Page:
But cheap electrolyzers alone aren’t enough to produce the amount of green hydrogen needed to fuel heavy transportation. “If the [electrolyzer] stack was free, you wouldn’t solve the problem,” Eaglesham said. It takes a lot of energy to split water molecules and force the hydrogen atoms to bond with one another.

Green Hydrogen: Asset 2 (Mark Felix/The Washington Post)


The other all-important ingredient to make green hydrogen is cheap, green energy. Without a massive amount of renewable electricity, clean hydrogen-based fuels are a fantasy.

On the horizon surrounding the Infinium plant, renewable electricity is starting to materialize in the shape of towering wind turbines. They’re part of one of the fastest-growing networks of wind and solar power in the United States.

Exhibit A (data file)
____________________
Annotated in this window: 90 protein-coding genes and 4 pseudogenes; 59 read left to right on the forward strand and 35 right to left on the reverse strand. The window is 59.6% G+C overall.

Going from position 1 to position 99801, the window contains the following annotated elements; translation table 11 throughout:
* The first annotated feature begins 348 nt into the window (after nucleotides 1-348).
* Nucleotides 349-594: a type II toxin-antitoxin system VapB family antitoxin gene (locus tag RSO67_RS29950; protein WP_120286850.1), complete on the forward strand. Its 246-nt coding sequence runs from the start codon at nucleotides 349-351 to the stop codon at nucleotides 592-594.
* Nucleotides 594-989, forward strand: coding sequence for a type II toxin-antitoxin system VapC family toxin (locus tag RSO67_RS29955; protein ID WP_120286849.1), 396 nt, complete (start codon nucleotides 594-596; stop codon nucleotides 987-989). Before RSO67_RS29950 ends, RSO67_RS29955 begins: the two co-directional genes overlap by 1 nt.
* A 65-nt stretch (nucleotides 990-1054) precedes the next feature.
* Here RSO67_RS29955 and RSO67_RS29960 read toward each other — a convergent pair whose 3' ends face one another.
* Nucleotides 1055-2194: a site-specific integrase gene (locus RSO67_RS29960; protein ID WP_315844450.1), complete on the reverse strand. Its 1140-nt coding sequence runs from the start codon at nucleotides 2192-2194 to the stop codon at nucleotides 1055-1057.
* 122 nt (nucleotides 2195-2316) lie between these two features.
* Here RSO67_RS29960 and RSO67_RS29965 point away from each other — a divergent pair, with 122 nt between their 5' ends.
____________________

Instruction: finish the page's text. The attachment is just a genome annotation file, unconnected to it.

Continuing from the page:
Image of power lines at the Infinium plant. In the background, nearby wind turbines that feed the Texas grid, which powers the plant, are visible.

But even here, only about 40 percent of the power on the electric grid is from renewables, with the rest coming from natural gas and coal, according to . That grid energy is what flows through the power line into the Infinium plant.

The danger of using grid power for hydrogen production is that, across the United States, just like in Texas, of that energy comes from fossil fuels. Making hydrogen from electricity that dirty is worse than simply , according to an April 2023 analysis from Energy Innovation, a clean energy think tank.

Experts say that for green hydrogen to be truly clean, it has to be made at a plant hooked up to its own dedicated wind turbines and solar panels, or follow strict rules for using newly added renewable electricity from the grid. Federal officials are setting clean power rules that will decide which hydrogen plants qualify for billions of dollars in tax credits.

The stakes are high: If the rules are too lax, the government could subsidize hydrogen production that adds as much as, according to an Energy Innovation analysis published in February.